Glyph Gala Approaches

Melissa Dow, a Creative Writing and Literature major and editor of Glyph, listens to her colleagues. Photo by Jesus Trujillo.

As the end of the school year draws near, the Creative Writing and Literature department has been hard at work. Senior readings finished up last week, and the department’s literary magazine, Glyph will be revealed at the annual Glyph Gala, 7 p.m., May 2 in O’Shaughnessy Performance Space. The event will be catered by Jambo Café and will be the community’s first opportunity to get their hands on the 29th edition of Glyph.

The night will feature readings from writers who placed in the three genres of fiction, nonfiction and poetry. The winners are chosen by outside judges, this year’s judges being Jaclyn Watterson for nonfiction, Michael Shou-Yung Shum in fiction and Rochelle Hurt in poetry. In addition to the genre winners, the student awarded Best New Voice will also be reading. This title is awarded to a student being published in the literary magazine for the first time, chosen by Glyph’s editorial staff.

“It’s been surprisingly seamless,” Amaya Hoke, editor-in-chief of Glyph, says about the editorial process this semester. “I think it’s a good group of people. Everyone’s really vocal and cares about what they want to see in the Glyph, so it’s made it very dynamic.” She says some of the submissions this year were “startling,” and that it was exciting to see pieces that shouldn’t have correlated end up correlating. “I really am happy that I had the chance to do this,” she says.

The entire group mentions different aspects of editing the publication that stood out to them, and when Salem Farrell mentions that he loved sequencing the book, there is a chorus of agreement. The sequencing process consisted of the editors laying out every accepted piece on a table and rearranging them after finding a natural through line. “It was cool to find the different arcs in completely different pieces by different authors and seeing how they all worked together,” Madeleine Sardina says.

The group says the most chaotic part might have been the design process. Graphic designers Rufino Medrano and Julian Williams worked together to bring the editorial team’s vision to life. The group wanted this volume to look different from previous editions, and spent plenty of time brainstorming and discussing central themes. “All of us had these really abstract ideas…but it definitely helped having someone who knows about design and stuff coming in and helping us sort through those ideas,” Farrell says.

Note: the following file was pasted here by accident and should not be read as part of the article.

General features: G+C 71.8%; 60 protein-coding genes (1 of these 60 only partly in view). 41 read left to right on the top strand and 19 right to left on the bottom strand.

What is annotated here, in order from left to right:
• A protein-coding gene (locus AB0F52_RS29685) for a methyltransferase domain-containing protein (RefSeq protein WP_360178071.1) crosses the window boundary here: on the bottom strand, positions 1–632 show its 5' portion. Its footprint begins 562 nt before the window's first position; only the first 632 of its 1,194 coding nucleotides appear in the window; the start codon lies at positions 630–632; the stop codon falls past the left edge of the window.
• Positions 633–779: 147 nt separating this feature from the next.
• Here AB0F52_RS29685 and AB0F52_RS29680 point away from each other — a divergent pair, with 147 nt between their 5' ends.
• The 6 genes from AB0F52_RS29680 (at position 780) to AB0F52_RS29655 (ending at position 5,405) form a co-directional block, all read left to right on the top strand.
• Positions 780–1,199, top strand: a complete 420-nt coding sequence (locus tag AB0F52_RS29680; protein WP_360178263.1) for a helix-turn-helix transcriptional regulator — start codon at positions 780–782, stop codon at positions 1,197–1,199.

Salem Farrell, Anne Valente and Marisa Doherty, discus ideas during an interview. Photo by Jesus Tujillo.

Anne Valente, the faculty advisor for Glyph, played a major role in the successful completion of Glyph. From working with the budget, deadlines, communication and guiding the group through the editorial process, she has been an essential part of the team. “I think the opportunity to get excited about other people’s work outside of workshop is really important, and to have editorial experience as well,” Valente says.

Hoke says being in Glyph for two years helped her with her senior manuscript, while Marisa Doherty says it’s a great opportunity for students who might be interested in pursuing a career in publishing, editing or literary journals. In fact, Glyph editor Brantlee Reid recently launched a literary journal of her own.

Along with polishing and acquiring a skill set, Glyph has been an important aspect of the student experience at SFUAD this semester. With the recent events surrounding the university, Doherty says there’s a “new gravitas” to the literary magazine, while Farrell says it’s nice to have something untouched by what’s happening. “I feel like we did a good job of leaving that at the door and really focusing on the writing.”

The editors of the 29th volume of Glyph (including the author of this article) are Marisa Doherty, Melissa Dow, Salem Farrell, Amaya Hoke, Brianna Neumann, Brantlee Reid and Madeleine Sardina.

The gala will be held at 7 p.m., May 2 in O’Shaughnessy Performance Space. A second Glyph reading will be held at 6 p.m. the following evening, Wednesday, May 3 at Collected Works Bookstore.

This doesn’t mark the end of literary events on campus this semester. At 10:30 a.m. on May 8 in O’Shaughnessy Performance Space, CWL will host a reading and will feature Matt Donovan’s intermediate poetry students, who will be reading poems that respond to photographs from Tony O’Brien’s senior thesis photo students, and Julia Goldberg’s Media and Storytelling students, who will be reading pieces they’ve worked on this semester.

Also happening on May 8 will be the Senior Book Party, which will be held at 1 p.m. in Fogelson Library. Here, senior CWL students will be showcasing and selling their final senior books, with covers designed by students in Luke Dorman’s Production Design class.